In those younger years, feeling all sorts of odd sensations under my skin, I assumed blue Smurfs, of a sort, were hard at work. I suppose, I accepted that my body could behave unusual, without fright. For such reason, receiving a diagnosis of Multiple Sclerosis at the age of sixteen had a catabolic effect on my psyche. To have survived as much trauma as I had, and then to learn of something as devastating as an incurable and unpredictable autoimmune disease—I clung to denial. If I hadn’t, 2005 would have been my last year of earthly residence. Instead, I pushed MS to the far fringes of my subconscious.
While in college, I’d broach the topic. Mostly to a friend, or a potential date. But I swiftly learned how unappealing illness could be. I thought of MS as a hindrance to my social viability; as a Negress in a sea of whiteness. Almost a decade later, and I couldn’t recall a meaningful exchange if I were bribed. As for my health, it takes precedence over all. I feel blessed to have an irrefutable reason to cater to my temple—unapologetically. I have my skin as a daily reminder of my commitment to a passionate and health oriented life-style.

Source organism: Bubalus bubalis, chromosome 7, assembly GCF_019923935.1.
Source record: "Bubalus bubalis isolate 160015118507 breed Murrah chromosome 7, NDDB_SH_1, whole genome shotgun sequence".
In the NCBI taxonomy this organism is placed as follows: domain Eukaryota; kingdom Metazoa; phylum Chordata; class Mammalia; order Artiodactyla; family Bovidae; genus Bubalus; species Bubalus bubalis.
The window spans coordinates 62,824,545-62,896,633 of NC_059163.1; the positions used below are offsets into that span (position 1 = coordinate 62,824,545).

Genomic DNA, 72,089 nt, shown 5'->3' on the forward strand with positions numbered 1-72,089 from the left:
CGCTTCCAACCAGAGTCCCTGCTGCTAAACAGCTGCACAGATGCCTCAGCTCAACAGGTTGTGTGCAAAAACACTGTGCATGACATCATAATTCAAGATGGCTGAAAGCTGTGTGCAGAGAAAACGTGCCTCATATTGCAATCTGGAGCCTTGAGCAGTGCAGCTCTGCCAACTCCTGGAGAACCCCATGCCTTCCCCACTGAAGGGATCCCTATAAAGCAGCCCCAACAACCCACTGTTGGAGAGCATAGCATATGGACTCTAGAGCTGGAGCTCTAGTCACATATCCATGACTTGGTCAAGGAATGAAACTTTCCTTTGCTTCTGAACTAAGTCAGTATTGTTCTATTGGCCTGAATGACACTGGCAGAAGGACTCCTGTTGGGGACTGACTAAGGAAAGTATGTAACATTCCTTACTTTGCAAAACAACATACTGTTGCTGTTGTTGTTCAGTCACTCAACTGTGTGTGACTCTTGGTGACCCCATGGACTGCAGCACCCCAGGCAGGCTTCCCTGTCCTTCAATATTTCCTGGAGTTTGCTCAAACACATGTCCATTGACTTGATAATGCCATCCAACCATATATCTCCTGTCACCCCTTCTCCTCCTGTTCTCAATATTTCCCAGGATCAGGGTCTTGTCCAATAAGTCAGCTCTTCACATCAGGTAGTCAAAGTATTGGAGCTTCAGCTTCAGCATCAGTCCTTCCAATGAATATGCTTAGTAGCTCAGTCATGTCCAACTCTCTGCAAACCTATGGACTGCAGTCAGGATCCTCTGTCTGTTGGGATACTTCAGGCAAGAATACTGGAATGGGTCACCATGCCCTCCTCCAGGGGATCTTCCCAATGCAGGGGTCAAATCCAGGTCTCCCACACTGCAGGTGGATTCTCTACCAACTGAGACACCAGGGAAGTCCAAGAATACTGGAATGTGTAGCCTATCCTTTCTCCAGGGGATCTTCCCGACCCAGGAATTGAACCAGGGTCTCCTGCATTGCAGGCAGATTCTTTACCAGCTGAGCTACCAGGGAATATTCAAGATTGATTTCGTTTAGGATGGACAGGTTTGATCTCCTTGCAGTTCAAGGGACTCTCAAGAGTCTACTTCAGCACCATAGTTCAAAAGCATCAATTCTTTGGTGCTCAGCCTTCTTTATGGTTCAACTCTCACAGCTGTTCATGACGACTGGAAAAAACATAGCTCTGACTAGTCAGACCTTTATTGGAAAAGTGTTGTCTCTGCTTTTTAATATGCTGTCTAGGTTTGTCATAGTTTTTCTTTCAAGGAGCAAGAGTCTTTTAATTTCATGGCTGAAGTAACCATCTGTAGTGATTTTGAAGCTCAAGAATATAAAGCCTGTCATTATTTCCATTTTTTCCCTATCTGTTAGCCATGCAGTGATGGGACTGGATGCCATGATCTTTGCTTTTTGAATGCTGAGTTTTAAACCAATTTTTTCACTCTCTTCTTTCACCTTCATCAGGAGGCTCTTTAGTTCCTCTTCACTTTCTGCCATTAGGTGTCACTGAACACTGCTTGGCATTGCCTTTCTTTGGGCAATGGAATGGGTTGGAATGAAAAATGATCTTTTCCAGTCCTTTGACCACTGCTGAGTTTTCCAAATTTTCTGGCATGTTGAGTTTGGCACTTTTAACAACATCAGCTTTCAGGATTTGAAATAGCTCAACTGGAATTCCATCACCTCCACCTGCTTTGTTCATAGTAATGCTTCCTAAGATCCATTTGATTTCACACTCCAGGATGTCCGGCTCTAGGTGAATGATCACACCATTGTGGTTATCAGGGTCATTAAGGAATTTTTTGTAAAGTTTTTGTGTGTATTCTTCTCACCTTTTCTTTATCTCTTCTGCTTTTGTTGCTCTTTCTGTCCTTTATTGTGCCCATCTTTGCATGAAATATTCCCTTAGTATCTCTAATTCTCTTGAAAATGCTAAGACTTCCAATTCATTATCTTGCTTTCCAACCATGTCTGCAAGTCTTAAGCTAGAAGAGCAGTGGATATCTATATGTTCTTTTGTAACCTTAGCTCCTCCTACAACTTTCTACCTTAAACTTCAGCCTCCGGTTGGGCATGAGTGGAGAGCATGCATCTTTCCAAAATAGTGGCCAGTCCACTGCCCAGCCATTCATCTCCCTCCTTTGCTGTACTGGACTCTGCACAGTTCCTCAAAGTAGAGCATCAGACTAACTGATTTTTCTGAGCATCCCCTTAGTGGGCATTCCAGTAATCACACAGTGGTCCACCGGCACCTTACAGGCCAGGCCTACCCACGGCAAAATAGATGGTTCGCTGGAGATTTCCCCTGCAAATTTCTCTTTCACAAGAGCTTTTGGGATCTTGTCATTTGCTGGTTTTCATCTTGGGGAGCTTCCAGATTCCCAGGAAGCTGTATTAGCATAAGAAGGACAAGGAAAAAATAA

Ironically, denial was my way of giving myself time and space to make sense of a thing that seemed senseless. Fortunately, in doing so, I spared myself a voyage through Big Pharma’s radioactive and immunosuppressant candy store. Within that time, I grew into a spiritual understanding that could withstand illness and find honey in what seemed so bitter.
When life gives you almonds, make milk.